There are no certainties in racing.

Brave Anna ridden by Seamie Heffernan (right) gets the better of Roly Poly ridden by Ryan Moore to win The Connolly's Red Mills Cheveley Park Stakes Race run during day three of the The Cambridgeshire Meeting at Newmarket Racecourse. PRESS ASSOCIATION Photo. Picture date: Saturday September 24, 2016. See PA story RACING Newmarket. Photo credit should read: Julian Herbert/PA Wire
PRESS ASSOCIATION Photo. Picture date: Saturday September 24, 2016. See PA story RACING Newmarket. Photo credit should read: Julian Herbert/PA Wire

The phrase ‘suspected spinal injury’ will always be unnerving in the extreme, and one no athlete would hope to hear as a diagnosis. Broken leg? It will heal, in time. There’s something about spinal injuries however that sends a chill up everyone else’s.

As legendary, retired jumps jockey Sir AP McCoy once put it, ‘You only worry about your head or spinal column. Everything else, some way or another, will repair in time’.

If ever the dangers of horse racing – and particularly race riding – were forgotten, they came back to the fore yesterday after a horrific incident in the relative obscurity of Kempton Park racecourse.

view from final fence at Kempton Park racecourse
View from final fence at Kempton Park racecourse

Jockeys Jim Crowley and Freddie Tylicki were both taken to hospital with ‘suspected spinal injuries’ after a prolonged amount of treatment at the track, the latter in an air ambulance. Thankfully, Crowley was discharged from hospital late on Monday with ‘just’ a broken nose.

The news regarding Tylicki isn’t quite as positive. He remains in intensive care in a stable condition at St George’s Hospital in Tooting, with no further news of a more detailed prognosis.

On your standard sports day, this wasn’t a newsworthy race. But at 3:20, in front of a small crowd of racegoers, the unexpected and unpleasant incident occurred a couple of furlongs into the Breeders Backing Racing EBF Maiden Fillies Stakes.

The German-born Tylicki was in the best, and yet in the eventual circumstances, the worst position of all four jockeys whose horses hit the deck on the bend into the home-straight of Kempton’s all-weather track.

Tylicki was in second aboard Nellie Dean, who was tracking the leader and eventual winner Madame Butterfly, when the pair of horses clipped heals. Nellie Dean fell, getting rid of Tylicki who was subsequently trampled on by the hoard of horses in behind, most of whom were travelling at about 30mph at the time.

Crowley, immediately in behind aboard Electrify, was brought down with his horse, as were Steve Drowne aboard Skara Mae and Ted Duncan and his mount Sovrano Dolce. All the horses were reported to be fine. Duncan and Drowne walked back to the weighing room, although it was later discovered Duncan had suffered a broken ankle.

Walking back without realising or acknowledging you have a broken ankle. Either the break wasn’t too bad or that’s a perfect summary of the toughness and stubbornness professional jockeys have, and arguably need to have, to succeed.


Severe injuries are often associated more with the extra perils jump racing clearly has. That doesn’t make those severe injuries less shocking, though.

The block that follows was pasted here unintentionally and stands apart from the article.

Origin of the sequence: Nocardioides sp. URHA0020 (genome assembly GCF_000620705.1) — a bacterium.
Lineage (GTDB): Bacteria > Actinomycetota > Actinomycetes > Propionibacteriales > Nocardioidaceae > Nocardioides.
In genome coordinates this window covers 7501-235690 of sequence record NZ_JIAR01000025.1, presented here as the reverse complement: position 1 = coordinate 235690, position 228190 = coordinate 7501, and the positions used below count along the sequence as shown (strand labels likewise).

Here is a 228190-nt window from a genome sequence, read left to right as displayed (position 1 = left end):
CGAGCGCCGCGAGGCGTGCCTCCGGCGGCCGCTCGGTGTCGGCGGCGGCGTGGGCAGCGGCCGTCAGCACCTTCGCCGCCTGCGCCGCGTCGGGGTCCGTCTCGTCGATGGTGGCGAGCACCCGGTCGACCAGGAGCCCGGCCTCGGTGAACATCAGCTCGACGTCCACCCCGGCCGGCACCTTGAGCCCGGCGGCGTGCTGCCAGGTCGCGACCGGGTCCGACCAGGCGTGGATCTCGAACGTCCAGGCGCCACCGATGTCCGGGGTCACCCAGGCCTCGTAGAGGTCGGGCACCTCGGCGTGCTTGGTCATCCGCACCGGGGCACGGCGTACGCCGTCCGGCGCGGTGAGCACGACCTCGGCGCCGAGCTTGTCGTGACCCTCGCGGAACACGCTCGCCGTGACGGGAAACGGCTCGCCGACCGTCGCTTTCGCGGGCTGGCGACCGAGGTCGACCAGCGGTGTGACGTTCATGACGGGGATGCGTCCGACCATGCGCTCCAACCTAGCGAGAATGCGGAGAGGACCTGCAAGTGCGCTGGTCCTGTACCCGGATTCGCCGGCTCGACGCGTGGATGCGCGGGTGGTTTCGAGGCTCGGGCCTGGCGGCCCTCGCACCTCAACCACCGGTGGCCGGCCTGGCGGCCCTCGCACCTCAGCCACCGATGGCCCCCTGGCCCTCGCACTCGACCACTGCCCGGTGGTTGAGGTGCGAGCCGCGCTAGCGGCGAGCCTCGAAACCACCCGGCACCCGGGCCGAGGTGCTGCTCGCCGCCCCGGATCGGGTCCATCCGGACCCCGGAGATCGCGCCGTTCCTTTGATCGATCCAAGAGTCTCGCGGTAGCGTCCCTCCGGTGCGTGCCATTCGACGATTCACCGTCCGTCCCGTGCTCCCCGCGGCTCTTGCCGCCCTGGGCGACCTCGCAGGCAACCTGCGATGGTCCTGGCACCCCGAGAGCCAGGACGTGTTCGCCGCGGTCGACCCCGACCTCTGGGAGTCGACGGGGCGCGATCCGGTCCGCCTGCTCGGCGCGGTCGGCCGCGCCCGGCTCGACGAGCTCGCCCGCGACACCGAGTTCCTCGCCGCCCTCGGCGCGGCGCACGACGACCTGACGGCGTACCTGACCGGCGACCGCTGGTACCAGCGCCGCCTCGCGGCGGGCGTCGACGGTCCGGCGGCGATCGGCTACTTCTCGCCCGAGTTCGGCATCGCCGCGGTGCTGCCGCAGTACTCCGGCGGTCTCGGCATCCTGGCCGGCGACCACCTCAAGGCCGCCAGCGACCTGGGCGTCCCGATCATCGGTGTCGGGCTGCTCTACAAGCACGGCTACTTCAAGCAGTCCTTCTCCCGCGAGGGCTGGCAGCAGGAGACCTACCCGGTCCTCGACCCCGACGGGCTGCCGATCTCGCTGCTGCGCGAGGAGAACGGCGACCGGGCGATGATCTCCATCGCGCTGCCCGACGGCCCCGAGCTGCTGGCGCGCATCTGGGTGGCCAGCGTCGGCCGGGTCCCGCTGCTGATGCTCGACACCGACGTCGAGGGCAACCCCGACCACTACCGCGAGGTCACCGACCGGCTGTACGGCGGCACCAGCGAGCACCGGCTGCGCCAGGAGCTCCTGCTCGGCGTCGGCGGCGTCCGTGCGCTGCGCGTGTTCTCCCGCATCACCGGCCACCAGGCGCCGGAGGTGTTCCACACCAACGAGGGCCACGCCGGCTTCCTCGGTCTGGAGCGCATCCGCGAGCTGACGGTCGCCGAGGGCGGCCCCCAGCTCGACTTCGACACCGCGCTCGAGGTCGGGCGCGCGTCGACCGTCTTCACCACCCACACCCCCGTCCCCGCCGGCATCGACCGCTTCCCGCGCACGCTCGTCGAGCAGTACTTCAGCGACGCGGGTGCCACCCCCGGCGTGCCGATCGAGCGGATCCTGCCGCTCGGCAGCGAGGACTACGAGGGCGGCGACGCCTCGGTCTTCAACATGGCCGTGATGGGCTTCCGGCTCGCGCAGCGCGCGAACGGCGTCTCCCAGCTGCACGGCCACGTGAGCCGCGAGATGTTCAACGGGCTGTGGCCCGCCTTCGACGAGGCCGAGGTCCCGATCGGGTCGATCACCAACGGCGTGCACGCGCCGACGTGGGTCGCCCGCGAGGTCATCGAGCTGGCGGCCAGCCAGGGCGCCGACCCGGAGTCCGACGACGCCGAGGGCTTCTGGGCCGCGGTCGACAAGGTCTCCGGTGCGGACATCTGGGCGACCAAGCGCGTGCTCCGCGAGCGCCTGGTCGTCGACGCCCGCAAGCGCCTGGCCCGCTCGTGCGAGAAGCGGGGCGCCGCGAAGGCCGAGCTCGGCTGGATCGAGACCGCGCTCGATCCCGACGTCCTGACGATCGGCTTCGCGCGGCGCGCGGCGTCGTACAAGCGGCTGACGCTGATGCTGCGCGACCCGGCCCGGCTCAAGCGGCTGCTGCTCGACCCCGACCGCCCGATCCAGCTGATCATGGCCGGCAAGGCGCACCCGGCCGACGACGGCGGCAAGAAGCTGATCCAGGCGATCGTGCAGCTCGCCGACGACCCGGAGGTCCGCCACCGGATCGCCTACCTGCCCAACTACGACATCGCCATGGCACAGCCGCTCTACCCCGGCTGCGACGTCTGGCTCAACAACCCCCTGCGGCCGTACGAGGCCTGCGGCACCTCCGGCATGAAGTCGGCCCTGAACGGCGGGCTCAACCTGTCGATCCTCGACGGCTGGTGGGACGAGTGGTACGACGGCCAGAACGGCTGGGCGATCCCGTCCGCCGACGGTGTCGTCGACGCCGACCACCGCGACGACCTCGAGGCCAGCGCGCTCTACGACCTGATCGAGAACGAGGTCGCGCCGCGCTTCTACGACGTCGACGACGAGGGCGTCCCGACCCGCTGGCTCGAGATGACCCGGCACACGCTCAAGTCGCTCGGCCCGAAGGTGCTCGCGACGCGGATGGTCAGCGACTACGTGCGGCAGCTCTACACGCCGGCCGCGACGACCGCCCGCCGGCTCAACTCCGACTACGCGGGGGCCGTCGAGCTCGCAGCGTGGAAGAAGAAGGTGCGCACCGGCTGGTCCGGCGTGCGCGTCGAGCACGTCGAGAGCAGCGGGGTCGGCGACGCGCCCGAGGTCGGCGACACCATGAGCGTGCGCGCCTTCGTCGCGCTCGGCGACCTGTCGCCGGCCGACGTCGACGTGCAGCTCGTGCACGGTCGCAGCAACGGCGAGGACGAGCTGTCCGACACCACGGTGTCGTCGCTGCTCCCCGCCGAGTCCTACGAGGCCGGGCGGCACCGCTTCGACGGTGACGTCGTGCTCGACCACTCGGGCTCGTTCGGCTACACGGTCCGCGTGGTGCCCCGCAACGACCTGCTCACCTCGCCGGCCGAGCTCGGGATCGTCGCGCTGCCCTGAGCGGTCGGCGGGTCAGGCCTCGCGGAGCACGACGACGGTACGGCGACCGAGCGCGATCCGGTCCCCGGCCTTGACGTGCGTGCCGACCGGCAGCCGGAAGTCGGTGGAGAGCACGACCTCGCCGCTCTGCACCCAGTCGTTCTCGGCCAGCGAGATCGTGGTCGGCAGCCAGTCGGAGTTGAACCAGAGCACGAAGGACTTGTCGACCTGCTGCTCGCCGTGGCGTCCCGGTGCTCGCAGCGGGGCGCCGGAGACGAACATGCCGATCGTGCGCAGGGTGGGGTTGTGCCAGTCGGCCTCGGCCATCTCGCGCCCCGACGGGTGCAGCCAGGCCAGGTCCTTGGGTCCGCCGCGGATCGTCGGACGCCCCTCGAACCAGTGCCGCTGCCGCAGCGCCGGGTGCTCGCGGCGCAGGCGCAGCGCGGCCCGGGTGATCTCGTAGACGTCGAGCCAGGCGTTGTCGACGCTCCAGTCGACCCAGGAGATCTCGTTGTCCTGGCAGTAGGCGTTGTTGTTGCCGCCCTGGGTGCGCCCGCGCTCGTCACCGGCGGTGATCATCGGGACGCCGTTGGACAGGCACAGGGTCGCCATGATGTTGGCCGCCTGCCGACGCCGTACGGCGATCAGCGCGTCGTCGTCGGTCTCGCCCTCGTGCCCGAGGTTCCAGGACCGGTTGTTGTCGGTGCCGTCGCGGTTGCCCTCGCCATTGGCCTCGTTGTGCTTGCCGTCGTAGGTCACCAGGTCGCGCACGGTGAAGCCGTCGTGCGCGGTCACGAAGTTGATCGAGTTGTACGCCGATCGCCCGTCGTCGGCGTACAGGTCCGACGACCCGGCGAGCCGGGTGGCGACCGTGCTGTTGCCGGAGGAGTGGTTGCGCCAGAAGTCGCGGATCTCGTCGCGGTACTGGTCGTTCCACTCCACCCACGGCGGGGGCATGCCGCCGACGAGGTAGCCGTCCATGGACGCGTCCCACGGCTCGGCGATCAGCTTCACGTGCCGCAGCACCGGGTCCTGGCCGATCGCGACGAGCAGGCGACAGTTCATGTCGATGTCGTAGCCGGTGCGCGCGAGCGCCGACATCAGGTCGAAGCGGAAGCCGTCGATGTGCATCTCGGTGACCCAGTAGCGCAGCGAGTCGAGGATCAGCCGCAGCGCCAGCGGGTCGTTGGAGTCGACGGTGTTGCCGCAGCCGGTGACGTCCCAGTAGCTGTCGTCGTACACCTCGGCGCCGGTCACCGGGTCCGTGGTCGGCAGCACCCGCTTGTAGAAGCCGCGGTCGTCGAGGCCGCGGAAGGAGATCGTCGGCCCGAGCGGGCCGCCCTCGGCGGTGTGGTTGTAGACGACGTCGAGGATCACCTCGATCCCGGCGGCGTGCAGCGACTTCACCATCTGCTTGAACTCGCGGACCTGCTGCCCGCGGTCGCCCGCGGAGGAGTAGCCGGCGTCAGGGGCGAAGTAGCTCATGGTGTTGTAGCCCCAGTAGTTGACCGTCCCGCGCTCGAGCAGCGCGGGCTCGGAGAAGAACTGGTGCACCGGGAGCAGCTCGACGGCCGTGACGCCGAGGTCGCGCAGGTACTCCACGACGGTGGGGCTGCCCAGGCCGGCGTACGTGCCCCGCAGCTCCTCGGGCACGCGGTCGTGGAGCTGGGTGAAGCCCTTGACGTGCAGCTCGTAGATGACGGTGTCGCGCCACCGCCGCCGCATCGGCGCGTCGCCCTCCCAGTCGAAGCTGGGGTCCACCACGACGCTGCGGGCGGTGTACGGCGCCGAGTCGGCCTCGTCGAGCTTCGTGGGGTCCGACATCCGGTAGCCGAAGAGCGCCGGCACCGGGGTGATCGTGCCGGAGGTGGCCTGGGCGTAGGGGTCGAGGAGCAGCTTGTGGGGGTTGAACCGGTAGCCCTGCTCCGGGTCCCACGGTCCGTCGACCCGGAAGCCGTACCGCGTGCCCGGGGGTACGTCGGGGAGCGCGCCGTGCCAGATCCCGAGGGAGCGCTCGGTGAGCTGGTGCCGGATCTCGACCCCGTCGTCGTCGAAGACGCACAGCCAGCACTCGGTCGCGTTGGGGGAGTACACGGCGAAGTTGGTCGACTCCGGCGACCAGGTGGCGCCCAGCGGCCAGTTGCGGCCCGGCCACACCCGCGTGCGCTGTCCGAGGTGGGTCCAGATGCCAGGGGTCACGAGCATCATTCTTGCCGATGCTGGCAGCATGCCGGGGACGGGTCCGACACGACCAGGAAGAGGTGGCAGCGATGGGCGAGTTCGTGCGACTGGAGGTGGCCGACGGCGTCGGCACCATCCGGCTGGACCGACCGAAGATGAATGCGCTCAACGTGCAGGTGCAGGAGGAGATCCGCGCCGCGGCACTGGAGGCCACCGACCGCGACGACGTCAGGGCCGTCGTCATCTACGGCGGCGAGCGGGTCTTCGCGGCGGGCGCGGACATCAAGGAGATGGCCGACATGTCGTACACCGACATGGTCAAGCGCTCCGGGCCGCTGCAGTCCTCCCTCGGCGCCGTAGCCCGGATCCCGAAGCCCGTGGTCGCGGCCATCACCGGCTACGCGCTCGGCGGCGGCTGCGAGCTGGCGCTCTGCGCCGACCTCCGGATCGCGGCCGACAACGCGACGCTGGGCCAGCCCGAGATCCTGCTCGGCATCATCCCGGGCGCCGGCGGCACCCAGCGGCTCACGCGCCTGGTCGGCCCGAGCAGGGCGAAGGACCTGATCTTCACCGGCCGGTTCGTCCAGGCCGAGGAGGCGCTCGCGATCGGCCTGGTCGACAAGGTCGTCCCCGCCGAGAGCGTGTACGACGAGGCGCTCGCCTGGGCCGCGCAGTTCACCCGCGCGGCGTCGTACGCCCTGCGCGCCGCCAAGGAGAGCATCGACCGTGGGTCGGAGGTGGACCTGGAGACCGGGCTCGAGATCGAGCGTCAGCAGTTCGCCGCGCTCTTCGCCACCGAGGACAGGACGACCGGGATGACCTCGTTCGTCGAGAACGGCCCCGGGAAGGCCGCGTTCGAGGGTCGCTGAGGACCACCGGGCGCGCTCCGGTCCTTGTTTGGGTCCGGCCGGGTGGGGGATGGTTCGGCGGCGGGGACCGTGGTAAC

When jockeys hit the deck during a flat race, it’s almost certainly at a higher speed and more than likely in a much more crowded pack of horses, making kicks and flailing legs and hooves from other horses more likely and, in a way, harder to avoid.

Jockeys are up there with the toughest of athletes, although that’s not new knowledge. I mean, how many athletes are literally followed by an ambulance every single time they go out to perform in their chosen sport?

They are your iron men sports stars, with gritty and massively determined whilst upholding complete respect for their weighing room colleagues. Not the pampered, whinging, multi-millionaire footballers who long for a winter break or prefer their regular dose of unsportsmanlike conduct.

Jockeys are sometimes given haphazard stereotypes, often not in a positive light and almost certainly from those who look in from outside of the sport, rather than those that are immersed in it.

Animal welfare experts will label them as cruel, horse beating madmen driven by only winners and glory instead of the welfare of the horse. A lie, end of.

They’re part of the fixed nature of horse racing, some say. Well, horse racing is not fixed. And jockeys aren’t usually the culprits. Is there an element of fixing in racing? Almost certainly. Proof? Difficult to maintain and when they do, my god the BHA (British Horseracing Authority) have done a bad job handling it (look at the Jim Best trial). Widespread? Absolutely not. Many other sports have significantly bigger problems to deal with.

For Tylicki and Crowley, this incident highlights the extreme ups and downs jockeys face throughout their careers.

Only a few weeks ago, Crowley was applauded by his peers at Ascot and more than 30,000 racegoers as he collected his first-ever Jockey’s Championship, a hard earned title after racking up thousands and thousands of miles up and down the country in a relentless pursuit of winners.

Tylicki, too, has had notable successes in recent months, notching his first two Group 1 wins aboard the James Fanshawe trained filly, Speedy Boarding.

Crowley will be out for a few weeks but will recover. Fingers are crossed Tylicki does the same. That doesn’t always happen in racing though, sadly.

There are no certainties in racing.

Written by Matt Butler, Edited by Jonathan Leighfield

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